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# Floating Point Post Normalization Without LZA/LZD Circuits

IP.com Disclosure Number: IPCOM000121789D
Original Publication Date: 1991-Sep-01
Included in the Prior Art Database: 2005-Apr-03
Document File: 2 page(s) / 59K

IBM

## Related People

Chu, TV: AUTHOR [+2]

## Abstract

The post-normalization on floating point results is required according to IEEE standard, to postnormalize datum and count leading zeros. This counting requires a lot of circuits. These circuits are too large to be used in this processor, but can be used in the high-end machines. These circuits are called LZA (leading zero anticipator) and LZD (leading zero detector).

This text was extracted from an ASCII text file.
This is the abbreviated version, containing approximately 75% of the total text.

Floating Point Post Normalization Without LZA/LZD Circuits

The post-normalization on floating point results is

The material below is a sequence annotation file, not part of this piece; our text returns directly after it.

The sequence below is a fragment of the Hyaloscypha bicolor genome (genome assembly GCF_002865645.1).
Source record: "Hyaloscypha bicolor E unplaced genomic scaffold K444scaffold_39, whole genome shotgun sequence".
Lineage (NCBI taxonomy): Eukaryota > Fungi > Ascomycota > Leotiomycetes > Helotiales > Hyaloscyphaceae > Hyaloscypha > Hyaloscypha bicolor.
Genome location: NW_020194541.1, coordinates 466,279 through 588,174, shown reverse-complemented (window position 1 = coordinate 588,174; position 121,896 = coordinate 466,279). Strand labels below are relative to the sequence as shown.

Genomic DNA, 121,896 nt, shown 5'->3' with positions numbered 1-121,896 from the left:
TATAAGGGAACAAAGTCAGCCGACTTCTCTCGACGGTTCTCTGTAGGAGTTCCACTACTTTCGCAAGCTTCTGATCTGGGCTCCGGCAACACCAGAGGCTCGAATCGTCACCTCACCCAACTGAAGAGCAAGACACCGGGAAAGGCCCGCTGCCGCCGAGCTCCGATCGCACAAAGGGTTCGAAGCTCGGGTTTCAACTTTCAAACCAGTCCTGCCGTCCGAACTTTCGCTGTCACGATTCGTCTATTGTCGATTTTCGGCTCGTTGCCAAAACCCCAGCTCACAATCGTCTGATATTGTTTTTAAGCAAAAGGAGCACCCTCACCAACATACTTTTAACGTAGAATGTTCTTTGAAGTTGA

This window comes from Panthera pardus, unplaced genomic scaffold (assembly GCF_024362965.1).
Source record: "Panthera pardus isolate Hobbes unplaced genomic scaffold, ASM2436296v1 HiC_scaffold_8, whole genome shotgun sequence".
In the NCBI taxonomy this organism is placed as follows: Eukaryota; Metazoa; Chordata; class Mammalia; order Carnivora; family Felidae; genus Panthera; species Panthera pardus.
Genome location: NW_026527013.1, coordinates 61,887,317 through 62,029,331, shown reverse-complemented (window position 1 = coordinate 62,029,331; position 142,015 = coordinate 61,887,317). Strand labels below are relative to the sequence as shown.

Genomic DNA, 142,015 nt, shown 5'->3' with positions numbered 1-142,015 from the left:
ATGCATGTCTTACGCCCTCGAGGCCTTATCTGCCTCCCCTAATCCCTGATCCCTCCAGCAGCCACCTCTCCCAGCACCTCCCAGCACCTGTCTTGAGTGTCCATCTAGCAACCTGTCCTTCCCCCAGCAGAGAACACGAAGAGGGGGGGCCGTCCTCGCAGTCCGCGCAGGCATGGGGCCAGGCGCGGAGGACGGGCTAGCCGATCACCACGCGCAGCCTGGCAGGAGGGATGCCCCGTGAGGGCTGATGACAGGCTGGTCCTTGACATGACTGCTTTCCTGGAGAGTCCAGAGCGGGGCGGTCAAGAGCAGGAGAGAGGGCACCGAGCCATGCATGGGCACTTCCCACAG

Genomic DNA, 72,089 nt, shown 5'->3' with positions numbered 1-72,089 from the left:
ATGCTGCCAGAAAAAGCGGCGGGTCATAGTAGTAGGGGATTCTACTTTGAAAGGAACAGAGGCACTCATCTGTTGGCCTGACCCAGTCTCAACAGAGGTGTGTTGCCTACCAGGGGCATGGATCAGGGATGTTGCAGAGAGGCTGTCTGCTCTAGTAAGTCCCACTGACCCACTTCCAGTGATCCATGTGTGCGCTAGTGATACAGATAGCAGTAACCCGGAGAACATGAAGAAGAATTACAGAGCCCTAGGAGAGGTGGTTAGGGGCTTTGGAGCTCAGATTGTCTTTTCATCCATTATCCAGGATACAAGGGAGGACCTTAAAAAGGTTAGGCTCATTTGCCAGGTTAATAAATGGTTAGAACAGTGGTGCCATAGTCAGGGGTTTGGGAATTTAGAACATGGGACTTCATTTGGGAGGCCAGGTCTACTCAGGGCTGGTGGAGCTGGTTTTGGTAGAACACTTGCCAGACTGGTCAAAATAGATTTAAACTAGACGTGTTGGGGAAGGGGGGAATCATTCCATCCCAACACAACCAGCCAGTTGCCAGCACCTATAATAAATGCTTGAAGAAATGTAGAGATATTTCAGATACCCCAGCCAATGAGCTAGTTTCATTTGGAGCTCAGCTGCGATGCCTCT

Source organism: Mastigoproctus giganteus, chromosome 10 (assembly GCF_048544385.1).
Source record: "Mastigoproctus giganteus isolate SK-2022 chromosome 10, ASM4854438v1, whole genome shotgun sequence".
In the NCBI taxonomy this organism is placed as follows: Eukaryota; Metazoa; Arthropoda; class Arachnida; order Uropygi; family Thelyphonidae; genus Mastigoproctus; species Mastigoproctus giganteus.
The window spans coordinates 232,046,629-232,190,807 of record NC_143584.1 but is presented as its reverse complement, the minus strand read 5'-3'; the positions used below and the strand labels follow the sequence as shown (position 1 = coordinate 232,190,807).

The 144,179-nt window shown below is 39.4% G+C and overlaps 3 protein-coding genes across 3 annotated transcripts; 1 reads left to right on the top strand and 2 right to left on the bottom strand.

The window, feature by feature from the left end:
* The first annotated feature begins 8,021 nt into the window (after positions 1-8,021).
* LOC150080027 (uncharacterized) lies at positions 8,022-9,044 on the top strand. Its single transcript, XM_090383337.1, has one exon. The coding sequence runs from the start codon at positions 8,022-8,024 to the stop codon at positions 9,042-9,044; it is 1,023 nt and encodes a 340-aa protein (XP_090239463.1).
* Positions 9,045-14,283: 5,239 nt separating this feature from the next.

required according to IEEE standard, to postnormalize datum and count
leading zeros.  This counting requires a lot of circuits. These
circuits are too large to be used in this processor, but can be used
in the high-end machines.  These circuits are called LZA (leading
zero anticipator) and LZD (leading zero detector).

The floating point design is made to execute mainly a large
math primitive called MADD (multiply add).  The two operands, A and
C, are multiplied and then added to B operand.  To do the addition
part, an alignment is required between the result of A*C and the
operand B.  There is a technique used to optimize the alignment,
which is to position the B operand 56 bits ahead of the result of
multiplication and adjust their exponent amounts.  The alignment will
then be only one- directional (right shift). This technique is useful
to simplify the shifters and make them faster.

In our floating point, this technique was used to eliminate the
LZA and LZD circuits.

As B shifts to the right, we fill with leading zeros. When the
shift count (Sc) is less than 56, we know the number of leading zeros
in the result.

(Image Omitted)

For a logical addition of two numbers, a carry out of the msb
may reduce the number of leading zeros by 1.  For a logical
s...